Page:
Idaho State University names interim leaders for new academic units, names new associate VP of academic affairs
Posted May 26, 2010
Idaho State University officials announced today the appointment of individuals to four leadership positions, effective July 1.
Linda Hatzenbuehler, current interim associate vice president for health education, will serve as interim head of the newly formed Division of Health Sciences; Kandi Turley-Ames, current associate vice president for academic affairs, will serve as interim dean of the newly formed College of Arts and Letters; and George Imel, current chair of the Department of Nuclear Engineering, will serve as the interim dean of the College of Science and Engineering. Laura Woodworth-Ney, current chair of the Department of History, will serve as associate vice president for academic affairs.
Biographies of these new leaders follow. National searches will be taking place to fill these positions permanently.
“This is an extraordinary group of very capable faculty, and we are truly grateful for their past service and for their willingness to serve in these important leadership positions.” said Gary Olson, ISU provost and vice president for academic affairs. “I want to congratulate these new leaders, who were selected from a very strong slate of finalists for all four positions.”
Hatzenbuehler has been interim associate vice president for Health Education at ISU since 2009, and prior to that was the Dean of the Kasiska College of Health Professions for 13 years. During her tenure as dean, the College grew from seven departments and eight academic programs to 11 departments and 17 health professional programs and 12 clinics, located on two campuses, with a total budget from all sources in excess of $20 million. She helped develop The Institute of Rural Health and The Idaho Center for Disabilities Evaluation, both of which continue to be funded entirely on grants and contracts.
While heading the newly formed division, Hatzenbuehler will retain her title as associate vice president. She earned her PhD in clinical psychology from Kent State University in 1977.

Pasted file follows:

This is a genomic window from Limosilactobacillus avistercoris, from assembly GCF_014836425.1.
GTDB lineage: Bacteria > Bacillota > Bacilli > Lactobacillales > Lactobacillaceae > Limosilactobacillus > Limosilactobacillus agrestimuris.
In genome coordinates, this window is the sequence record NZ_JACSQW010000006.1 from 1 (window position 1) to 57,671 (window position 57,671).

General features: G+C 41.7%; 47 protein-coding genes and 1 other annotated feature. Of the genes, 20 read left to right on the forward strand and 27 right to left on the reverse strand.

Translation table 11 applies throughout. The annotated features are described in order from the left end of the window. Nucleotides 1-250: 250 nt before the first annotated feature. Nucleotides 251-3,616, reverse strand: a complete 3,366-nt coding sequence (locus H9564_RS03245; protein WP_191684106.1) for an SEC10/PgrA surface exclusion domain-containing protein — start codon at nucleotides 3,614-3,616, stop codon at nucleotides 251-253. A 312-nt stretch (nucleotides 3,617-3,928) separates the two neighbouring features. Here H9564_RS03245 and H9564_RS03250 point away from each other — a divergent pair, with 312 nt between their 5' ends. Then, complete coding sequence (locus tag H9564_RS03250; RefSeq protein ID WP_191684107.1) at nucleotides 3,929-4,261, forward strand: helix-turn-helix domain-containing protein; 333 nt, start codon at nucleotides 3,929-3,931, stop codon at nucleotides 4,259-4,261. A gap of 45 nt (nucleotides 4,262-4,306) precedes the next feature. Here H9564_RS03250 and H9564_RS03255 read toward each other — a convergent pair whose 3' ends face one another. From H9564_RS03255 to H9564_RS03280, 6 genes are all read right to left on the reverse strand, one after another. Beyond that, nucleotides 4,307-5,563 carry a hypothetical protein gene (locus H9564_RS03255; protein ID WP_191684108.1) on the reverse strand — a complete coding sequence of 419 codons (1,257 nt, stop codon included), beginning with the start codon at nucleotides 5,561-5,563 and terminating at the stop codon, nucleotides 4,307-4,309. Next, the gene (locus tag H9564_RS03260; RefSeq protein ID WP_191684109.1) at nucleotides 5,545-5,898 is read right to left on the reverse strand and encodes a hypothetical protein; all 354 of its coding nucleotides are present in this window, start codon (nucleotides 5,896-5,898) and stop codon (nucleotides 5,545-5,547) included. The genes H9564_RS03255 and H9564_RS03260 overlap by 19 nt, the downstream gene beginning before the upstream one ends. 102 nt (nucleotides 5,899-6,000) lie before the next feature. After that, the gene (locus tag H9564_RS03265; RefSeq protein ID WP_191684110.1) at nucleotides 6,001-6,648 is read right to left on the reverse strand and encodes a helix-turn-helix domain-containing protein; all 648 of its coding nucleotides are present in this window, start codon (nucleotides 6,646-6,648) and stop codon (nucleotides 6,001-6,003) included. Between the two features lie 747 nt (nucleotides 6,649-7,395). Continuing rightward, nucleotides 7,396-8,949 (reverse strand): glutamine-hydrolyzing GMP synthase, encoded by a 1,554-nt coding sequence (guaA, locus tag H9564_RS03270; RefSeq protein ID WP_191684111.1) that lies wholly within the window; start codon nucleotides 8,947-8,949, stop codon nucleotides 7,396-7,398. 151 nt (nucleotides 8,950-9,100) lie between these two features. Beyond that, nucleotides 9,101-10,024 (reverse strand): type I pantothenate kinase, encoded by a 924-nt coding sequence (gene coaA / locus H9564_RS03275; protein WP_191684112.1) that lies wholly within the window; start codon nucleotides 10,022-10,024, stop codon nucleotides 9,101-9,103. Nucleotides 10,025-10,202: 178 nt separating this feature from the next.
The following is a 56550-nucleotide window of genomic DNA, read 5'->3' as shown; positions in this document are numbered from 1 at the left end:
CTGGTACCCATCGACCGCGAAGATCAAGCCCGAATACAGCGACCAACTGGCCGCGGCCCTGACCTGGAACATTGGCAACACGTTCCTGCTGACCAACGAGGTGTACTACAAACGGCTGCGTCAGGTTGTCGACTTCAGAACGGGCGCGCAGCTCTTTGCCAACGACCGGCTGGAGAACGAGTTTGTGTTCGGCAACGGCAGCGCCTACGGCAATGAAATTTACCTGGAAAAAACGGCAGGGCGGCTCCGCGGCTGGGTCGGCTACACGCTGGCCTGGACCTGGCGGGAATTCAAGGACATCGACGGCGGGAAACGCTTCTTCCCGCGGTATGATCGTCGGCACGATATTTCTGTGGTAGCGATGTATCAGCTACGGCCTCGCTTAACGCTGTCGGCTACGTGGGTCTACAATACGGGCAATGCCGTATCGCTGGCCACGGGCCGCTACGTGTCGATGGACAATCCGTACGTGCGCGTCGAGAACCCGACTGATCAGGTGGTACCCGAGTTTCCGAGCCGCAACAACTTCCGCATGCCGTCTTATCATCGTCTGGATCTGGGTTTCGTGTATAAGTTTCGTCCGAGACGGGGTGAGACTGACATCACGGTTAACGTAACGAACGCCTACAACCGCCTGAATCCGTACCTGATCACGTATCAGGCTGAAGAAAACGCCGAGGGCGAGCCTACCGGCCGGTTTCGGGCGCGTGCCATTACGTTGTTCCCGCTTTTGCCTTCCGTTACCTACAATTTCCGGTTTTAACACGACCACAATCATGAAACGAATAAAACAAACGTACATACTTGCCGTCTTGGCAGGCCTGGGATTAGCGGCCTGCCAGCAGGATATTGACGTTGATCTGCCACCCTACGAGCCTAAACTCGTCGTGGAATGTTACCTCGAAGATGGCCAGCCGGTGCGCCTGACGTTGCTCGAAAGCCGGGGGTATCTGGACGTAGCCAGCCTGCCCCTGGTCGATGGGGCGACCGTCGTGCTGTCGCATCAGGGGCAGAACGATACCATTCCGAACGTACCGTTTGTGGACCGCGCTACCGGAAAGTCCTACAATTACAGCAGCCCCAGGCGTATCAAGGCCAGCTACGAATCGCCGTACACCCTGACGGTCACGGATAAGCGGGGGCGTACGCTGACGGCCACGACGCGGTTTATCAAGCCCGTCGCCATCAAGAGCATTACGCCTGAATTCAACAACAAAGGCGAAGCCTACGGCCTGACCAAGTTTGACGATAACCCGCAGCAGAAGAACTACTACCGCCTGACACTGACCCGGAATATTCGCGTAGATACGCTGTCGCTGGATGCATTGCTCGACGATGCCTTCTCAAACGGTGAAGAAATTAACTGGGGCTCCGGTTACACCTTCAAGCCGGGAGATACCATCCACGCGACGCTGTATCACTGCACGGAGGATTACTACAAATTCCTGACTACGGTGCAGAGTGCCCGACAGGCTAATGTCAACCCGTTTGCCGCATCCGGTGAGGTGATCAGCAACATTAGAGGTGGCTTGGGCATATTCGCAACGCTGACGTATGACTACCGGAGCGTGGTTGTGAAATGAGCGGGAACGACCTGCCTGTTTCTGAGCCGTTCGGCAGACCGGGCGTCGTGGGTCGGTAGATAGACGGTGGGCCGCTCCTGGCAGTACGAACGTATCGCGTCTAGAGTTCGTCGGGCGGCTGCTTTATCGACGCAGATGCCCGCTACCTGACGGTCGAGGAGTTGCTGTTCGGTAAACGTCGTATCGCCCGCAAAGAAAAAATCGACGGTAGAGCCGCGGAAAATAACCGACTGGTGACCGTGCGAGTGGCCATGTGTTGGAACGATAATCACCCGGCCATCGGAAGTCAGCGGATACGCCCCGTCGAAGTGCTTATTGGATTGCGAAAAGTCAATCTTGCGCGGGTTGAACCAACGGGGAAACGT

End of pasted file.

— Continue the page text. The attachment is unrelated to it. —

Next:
Turley-Ames has served the last year as ISU associate vice president for academic affairs. She served as chair of the Department of Psychology from 2003 to 2009, where she helped develop a clinical psychology Ph.D. program that is rated first in the nation out of 207 programs based on licensure exam scores. She has also served as interim assistant dean of the College of Arts and Sciences and acting graduate dean.
In 2006-2007 Turley-Ames was named Distinguished Teacher at Idaho State University. She is a graduate of the Higher Education Resource Service (HERS) for women in higher education administration, and in 2007-2008 was a nominee for the US Professors of the Year Award. She earned her PhD in psychology with an emphasis in cognition and memory in 1996 from Washington State University.
As both a scientist and an engineer, Imel embodies the new merger of science and engineering on our campus. Since 2007, he has served as chair of the Department of Nuclear Engineering. He has direct experience at 14 experimental nuclear reactors at national laboratories in the United States, France and Italy, and he has major publications on plasma physics, ionospheric physics, materials science, fusion engineering, neutron radiography, neutron measurements and system modeling.
Imel has held graduate faculty status at the University of Idaho, Penn State University, Idaho State University, University Louis Pasteur (France), the Federal Polytechnic Institute of Lausanne (Switzerland), the University of Madrid (Spain), the Polytechnic Institute of Grenoble (France), and the University Blaise Pascal (France). He has attracted more than $3 million in external funding for his research. Imel earned his PhD in physics and nuclear engineering from Pennsylvania State University in 1977.
Woodworth-Ney is the current chair of the ISU Department of History. She serves as executive editor of the Center for Idaho History and Politics, and is the Founding co-editor (with two colleagues) of the Idaho State Historical Society’s Idaho Landscapes: The Magazine of Idaho History, Science, and Art. From 2003 to 2008 she served as editor-in-chief of Idaho Yesterdays: The Journal of Idaho History, and she currently serves as the editor of a scholarly book series published by the University of Arizona Press, entitled Women’s Western Voices. She is a prolific scholar, having published nearly 30 articles, book reviews, and scholarly encyclopedia entries, as well as several books. From 2000 to 2007 she served as Co-Director of Women’s Studies, and from 2006 to 2007 she served on the Executive Committee of the Faculty Senate. Woodworth-Ney earned her PhD in American history and public history from Washington State University in 1996.